Africa Blog Roundup: Mobile Phones, Cote d’Ivoire, Kenyan Drought, Sudan, and More

The Central African Republic is holding presidential and legislative elections today.

The Road To the Horizon looks at mobile phone usage among farmers in West Africa:

Helene, in Burkina explained how she called around to colleague farmers in different areas to check on the market prices for vegetables. Andrew in Ghana uses his mobile phone to get in regular contact with his extension worker. During the planting season, Petri uses his GSM to trace the contractor who has a tractor. And during a visit to a studio from a farmer’s radio in North Burkina, I saw how different farmers from all over the region called into a live programme, with advise on a particular problem a farmer had with pests in his tomatoes. Using their mobile phones.

Definitely an interesting piece.

Elizabeth Dickinson on Cote d’Ivoire:

Across the board, the rhetoric on the Ivory Coast is escalating. The West African economic community, ECOWAS, says it is set to intervene militarily to unseat should-be-outgoing President Laurent Gbagbo. African Union mediator and Kenyan Prime Minister Raila Odinga left Abidjan without making progress earlier this week, saying that mediation was failing. On Jan. 19, the United Nations’ Security Council unanimously approved boosting the number of peacekeepers in the country up by 2,000. And on the same day, U.N. officials expressed concern about possible “genocide, crimes against humanity, war crimes and ethnic cleansing in Cote d’Ivoire.”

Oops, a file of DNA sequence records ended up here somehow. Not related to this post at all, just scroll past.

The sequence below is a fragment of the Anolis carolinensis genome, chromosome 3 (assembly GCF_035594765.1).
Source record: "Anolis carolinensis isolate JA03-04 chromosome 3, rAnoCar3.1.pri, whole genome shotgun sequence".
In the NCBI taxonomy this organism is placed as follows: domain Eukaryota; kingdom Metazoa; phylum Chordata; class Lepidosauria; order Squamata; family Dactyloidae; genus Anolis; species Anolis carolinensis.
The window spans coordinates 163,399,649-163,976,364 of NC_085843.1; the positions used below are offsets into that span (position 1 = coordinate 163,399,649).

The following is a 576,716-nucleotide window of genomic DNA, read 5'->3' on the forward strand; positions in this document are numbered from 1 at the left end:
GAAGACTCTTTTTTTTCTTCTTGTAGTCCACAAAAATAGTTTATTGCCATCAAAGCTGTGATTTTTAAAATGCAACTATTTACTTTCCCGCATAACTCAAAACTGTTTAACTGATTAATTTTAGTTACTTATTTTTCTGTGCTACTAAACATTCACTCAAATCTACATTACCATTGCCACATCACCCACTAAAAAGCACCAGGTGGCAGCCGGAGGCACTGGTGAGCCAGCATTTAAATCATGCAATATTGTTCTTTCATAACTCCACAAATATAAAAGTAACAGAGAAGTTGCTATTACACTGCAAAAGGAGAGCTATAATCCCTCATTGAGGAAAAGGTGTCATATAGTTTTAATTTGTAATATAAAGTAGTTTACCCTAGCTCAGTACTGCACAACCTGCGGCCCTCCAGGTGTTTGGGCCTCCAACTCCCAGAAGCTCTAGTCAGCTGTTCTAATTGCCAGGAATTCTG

Wait, so if all this is to be believed, are West Africa and the United Nations about to intervene militarily to prevent a genocide?

No.

Reuters Africa Blog speculates about the economic impact of drought in Kenya.

Andrew Harding asks whether Tunisia’s revolution could spread to Sudan.

Zack Vertin of the International Crisis Group assesses the challenges ahead for South Sudan post-referendum, especially the task of implementing the rest of the Comprehensive Peace Agreement and the imperative of “a genuine opening of political space” in the South itself.

At Jihadology, Daveed Gartenstein-Ross continues a conversation about “linkage[s] between Islamist ideology and behavior.”

Finally, congratulations to Loomnie, who defended his Ph.D dissertation this week!

One thought on “Africa Blog Roundup: Mobile Phones, Cote d’Ivoire, Kenyan Drought, Sudan, and More

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